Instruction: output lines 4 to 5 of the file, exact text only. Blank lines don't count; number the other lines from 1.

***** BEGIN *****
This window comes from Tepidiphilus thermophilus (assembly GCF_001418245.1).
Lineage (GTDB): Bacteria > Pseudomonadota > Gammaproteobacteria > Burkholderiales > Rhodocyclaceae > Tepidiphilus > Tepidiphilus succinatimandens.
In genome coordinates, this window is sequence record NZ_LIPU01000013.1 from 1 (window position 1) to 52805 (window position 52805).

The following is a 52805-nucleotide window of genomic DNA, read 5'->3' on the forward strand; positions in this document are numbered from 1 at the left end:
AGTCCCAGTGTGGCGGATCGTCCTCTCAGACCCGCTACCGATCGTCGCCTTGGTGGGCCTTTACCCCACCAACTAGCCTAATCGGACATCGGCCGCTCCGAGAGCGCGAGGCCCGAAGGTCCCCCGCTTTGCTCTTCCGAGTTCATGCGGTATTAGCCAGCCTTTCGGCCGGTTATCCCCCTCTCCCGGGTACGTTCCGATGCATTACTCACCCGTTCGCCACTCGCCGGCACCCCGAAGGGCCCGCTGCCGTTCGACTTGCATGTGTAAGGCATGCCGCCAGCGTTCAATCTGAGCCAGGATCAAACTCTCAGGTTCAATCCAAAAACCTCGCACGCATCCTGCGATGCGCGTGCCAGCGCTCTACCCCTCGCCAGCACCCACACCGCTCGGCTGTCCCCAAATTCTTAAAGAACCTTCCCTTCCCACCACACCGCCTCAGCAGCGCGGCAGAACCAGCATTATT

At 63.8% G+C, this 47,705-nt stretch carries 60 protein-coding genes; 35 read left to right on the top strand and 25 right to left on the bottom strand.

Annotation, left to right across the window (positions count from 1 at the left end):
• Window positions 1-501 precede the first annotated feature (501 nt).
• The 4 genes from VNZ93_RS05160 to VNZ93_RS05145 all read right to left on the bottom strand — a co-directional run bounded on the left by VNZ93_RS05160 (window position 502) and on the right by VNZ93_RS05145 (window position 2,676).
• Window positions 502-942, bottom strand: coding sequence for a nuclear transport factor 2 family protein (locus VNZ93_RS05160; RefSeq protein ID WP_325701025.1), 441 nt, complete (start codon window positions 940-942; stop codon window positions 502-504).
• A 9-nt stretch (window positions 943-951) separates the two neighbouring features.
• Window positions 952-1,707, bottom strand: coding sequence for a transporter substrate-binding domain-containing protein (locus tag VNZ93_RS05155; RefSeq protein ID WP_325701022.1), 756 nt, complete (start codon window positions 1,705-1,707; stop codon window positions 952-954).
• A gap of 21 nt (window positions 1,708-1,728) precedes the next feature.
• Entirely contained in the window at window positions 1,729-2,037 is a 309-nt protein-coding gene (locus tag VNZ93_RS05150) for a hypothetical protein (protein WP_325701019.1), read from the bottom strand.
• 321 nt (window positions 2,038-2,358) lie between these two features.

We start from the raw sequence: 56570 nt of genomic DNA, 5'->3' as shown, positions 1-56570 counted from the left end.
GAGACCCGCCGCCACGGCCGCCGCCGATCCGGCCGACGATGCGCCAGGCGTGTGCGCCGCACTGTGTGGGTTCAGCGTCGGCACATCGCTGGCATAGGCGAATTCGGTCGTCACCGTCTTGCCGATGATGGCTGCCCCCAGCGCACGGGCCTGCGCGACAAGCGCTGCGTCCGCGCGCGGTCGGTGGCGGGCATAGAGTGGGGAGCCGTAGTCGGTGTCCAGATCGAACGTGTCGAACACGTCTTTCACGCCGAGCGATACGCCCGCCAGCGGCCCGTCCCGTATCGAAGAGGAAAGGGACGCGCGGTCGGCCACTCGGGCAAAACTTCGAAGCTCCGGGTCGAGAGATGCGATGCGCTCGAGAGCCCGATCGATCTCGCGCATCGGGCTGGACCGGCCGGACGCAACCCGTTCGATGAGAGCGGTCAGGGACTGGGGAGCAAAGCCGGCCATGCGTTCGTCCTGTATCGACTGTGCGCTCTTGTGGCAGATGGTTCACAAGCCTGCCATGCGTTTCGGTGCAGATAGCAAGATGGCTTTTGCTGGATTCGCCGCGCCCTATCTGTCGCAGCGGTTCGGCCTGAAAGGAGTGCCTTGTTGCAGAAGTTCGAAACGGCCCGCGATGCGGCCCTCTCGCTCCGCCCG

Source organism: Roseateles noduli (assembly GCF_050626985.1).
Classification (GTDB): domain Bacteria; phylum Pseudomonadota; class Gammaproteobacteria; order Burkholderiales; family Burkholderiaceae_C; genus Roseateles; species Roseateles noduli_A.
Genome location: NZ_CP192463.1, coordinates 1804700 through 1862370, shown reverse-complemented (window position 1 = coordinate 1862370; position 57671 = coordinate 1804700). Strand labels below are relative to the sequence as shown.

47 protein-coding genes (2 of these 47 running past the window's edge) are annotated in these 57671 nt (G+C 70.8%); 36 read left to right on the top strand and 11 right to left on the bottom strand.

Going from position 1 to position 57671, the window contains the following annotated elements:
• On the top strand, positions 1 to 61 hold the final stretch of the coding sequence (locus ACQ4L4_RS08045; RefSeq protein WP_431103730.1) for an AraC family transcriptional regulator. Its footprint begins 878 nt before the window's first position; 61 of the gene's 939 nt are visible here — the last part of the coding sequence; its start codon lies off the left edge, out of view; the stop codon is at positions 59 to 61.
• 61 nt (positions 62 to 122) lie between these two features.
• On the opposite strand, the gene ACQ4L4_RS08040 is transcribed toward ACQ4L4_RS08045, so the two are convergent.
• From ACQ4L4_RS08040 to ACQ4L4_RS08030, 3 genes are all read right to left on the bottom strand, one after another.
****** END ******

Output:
The following is a 52805-nucleotide window of genomic DNA, read 5'->3' on the forward strand; positions in this document are numbered from 1 at the left end:
AGTCCCAGTGTGGCGGATCGTCCTCTCAGACCCGCTACCGATCGTCGCCTTGGTGGGCCTTTACCCCACCAACTAGCCTAATCGGACATCGGCCGCTCCGAGAGCGCGAGGCCCGAAGGTCCCCCGCTTTGCTCTTCCGAGTTCATGCGGTATTAGCCAGCCTTTCGGCCGGTTATCCCCCTCTCCCGGGTACGTTCCGATGCATTACTCACCCGTTCGCCACTCGCCGGCACCCCGAAGGGCCCGCTGCCGTTCGACTTGCATGTGTAAGGCATGCCGCCAGCGTTCAATCTGAGCCAGGATCAAACTCTCAGGTTCAATCCAAAAACCTCGCACGCATCCTGCGATGCGCGTGCCAGCGCTCTACCCCTCGCCAGCACCCACACCGCTCGGCTGTCCCCAAATTCTTAAAGAACCTTCCCTTCCCACCACACCGCCTCAGCAGCGCGGCAGAACCAGCATTATT